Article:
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The kidney and bladder are two of the most sonographically accessible organs. Both are easily recognizable to those who are new to ultrasound and thus the urinary tract is an appropriate starting point for learning point-of-care sonography in the acute care setting.

The primary focus of renal ultrasonography in the emergency setting is to assess for obstructive uropathy by identifying the presence or absence of hydronephrosis.1,2 As with other areas of point-of-care ultrasound (POCUS), physicians using the modality for this specific goal have begun to explore new indications for imaging the urinary tract. Ultrasound assessment of bladder volume and evaluation of bladder filling before catheterization are two such examples.3–8 Another important consideration that has arisen with the focused use of renal ultrasound is the identification and management of unexpected or incidental findings, such as masses and cysts.9–12


Renal colic is a common presenting complaint to the emergency department (ED). Approximately 11–16% of men and 7–8% of women will experience symptoms related to urolithiasis by the age of 70. The presence of stones has more than doubled since 1994 when it was only 5.2%. Since there is an associated morbidity with urolithiasis, prompt and proper diagnosis is necessary.7,8 Historically, intravenous pyelogram (IVP) was used for cases of suspected renal colic. IVP, which includes the use of iodinated contrast material and exposes the patient to ionizing radiation, is more specific than ultrasound for the detection and characterization of a ureteral stone13–16; however, it has several disadvantages in the emergency and acute care settings. Noncontrast spiral computed tomography (CT) and ultrasound have largely replaced IVP as the preferred imaging studies for patients presenting with renal colic in the ED.16–18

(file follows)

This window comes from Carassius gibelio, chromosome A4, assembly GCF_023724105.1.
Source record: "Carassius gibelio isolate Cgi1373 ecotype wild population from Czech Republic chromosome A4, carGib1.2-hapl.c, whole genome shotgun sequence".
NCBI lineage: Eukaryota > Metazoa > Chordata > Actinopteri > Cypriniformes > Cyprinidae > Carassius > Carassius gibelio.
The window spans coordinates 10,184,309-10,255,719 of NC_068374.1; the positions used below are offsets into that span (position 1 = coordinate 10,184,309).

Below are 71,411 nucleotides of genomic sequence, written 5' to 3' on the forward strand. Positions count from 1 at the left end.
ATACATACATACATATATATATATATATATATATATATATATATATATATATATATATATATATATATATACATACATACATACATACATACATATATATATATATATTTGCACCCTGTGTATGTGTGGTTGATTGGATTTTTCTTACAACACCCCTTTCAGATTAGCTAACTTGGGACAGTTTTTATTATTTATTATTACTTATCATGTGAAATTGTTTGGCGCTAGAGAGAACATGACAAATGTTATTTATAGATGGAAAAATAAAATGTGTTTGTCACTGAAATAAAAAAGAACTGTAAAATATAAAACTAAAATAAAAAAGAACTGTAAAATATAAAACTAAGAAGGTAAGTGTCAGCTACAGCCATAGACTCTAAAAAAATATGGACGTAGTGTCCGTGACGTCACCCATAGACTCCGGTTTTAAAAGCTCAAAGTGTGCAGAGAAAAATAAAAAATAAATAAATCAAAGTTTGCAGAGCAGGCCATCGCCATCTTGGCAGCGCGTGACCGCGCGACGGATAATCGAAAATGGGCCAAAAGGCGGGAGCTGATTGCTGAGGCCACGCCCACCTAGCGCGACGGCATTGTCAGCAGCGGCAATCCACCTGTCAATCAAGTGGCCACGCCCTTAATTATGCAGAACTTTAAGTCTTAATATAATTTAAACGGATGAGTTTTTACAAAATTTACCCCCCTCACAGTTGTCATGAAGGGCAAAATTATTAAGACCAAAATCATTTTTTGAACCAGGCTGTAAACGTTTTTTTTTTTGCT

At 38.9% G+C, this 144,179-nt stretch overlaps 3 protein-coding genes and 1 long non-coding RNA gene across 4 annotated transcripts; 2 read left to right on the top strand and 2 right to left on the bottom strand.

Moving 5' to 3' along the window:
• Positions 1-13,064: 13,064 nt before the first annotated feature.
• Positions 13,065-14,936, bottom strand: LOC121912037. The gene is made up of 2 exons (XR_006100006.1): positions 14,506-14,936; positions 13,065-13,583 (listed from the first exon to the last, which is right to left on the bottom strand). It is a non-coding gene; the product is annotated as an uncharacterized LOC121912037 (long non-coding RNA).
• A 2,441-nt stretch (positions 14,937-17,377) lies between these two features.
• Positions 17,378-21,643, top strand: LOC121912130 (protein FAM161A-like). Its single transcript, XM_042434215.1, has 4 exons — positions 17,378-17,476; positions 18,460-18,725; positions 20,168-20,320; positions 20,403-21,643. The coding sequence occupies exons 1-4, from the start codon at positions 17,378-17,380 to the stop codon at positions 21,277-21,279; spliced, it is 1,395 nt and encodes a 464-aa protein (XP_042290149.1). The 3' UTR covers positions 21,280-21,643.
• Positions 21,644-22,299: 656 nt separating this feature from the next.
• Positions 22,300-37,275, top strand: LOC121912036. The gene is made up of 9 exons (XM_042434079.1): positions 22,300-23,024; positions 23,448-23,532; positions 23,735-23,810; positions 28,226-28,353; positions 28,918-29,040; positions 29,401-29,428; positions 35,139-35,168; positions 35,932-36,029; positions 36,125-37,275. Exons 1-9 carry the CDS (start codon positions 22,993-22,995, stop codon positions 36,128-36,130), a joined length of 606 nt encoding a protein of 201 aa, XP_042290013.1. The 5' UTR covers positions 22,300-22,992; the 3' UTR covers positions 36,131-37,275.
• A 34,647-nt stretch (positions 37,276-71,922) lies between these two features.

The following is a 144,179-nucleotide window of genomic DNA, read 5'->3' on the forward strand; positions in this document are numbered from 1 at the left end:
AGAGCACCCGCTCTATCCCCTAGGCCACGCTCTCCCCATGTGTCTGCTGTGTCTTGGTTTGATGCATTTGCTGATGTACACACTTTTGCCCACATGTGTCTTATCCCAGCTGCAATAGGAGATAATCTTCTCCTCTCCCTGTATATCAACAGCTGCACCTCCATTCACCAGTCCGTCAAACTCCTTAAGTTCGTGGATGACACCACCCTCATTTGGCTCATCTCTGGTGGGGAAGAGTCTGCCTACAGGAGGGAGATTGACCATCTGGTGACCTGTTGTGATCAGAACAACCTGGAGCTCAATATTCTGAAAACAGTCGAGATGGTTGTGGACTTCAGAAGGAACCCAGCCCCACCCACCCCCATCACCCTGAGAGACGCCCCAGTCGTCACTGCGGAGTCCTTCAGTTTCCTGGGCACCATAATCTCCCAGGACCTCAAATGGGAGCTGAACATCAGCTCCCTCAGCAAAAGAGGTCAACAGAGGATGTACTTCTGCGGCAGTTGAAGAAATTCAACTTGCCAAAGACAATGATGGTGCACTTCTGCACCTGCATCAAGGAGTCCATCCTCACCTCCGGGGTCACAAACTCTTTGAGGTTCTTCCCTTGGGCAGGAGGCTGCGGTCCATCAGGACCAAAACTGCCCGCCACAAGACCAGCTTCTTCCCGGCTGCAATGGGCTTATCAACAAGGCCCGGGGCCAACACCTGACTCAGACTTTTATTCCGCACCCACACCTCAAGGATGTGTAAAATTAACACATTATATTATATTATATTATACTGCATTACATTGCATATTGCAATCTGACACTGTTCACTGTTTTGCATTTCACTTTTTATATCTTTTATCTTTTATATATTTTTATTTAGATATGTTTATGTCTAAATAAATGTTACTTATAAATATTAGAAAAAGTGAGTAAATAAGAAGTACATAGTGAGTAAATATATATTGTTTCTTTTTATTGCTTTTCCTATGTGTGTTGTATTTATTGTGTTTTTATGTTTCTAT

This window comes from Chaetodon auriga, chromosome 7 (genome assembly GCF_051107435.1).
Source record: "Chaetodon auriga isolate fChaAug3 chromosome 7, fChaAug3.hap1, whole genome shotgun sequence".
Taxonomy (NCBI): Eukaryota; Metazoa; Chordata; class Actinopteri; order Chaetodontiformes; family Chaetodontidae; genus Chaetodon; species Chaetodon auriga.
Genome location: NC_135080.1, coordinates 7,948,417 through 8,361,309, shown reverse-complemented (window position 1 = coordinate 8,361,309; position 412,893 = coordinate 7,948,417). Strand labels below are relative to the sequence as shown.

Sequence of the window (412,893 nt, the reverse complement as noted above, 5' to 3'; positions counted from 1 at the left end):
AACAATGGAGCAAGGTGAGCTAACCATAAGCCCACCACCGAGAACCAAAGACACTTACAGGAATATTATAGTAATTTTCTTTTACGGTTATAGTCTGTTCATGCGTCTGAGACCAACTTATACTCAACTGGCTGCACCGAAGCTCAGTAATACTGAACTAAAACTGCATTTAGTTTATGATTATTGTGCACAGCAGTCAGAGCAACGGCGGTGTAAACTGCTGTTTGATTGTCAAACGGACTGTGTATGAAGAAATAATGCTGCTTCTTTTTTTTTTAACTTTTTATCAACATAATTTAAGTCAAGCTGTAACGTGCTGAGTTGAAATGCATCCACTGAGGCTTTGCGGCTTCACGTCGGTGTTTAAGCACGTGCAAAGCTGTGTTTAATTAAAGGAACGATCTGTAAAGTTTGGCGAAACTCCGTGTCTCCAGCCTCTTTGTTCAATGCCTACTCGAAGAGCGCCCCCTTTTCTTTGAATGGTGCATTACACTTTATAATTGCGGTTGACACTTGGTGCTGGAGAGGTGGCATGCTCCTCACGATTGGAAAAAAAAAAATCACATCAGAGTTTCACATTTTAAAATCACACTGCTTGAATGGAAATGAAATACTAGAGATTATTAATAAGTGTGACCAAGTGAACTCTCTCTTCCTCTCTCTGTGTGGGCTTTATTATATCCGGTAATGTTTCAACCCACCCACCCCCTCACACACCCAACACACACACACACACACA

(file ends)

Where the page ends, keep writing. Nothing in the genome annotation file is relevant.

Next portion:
The sensitivity of CT scan in the detection of renal stone disease varies from 95% to 100%.8,16,19–21 CT provides excellent visualization of the urinary tract and renal stones. It has a higher sensitivity for calculi as compared to ultrasound.22 However, CT may be less accessible at times, involves considerable exposure to ionizing radiation, and does not need to be performed emergently in stable patients with uncomplicated clinical presentations. Many physicians are presently using CT as opposed to ultrasound for better visualization of the urinary tract as well as extraurinary structures like the appendix and aorta. A retrospective analysis of ED visits from 1996 to 2007 found a 10-fold increase in the use of CT in patients with suspected renal stone disease.23 However, there was no corresponding increase in the proportion of renal stone diagnoses, alternate diagnoses, or hospital admissions. Another study showed that in patients who had resolution of pain with analgesics, immediate imaging by CT in the ED did not lead to reduced morbidity when compared to imaging by CT 2–3 weeks later.24 A comparative effectiveness trial published in 2015 found ...

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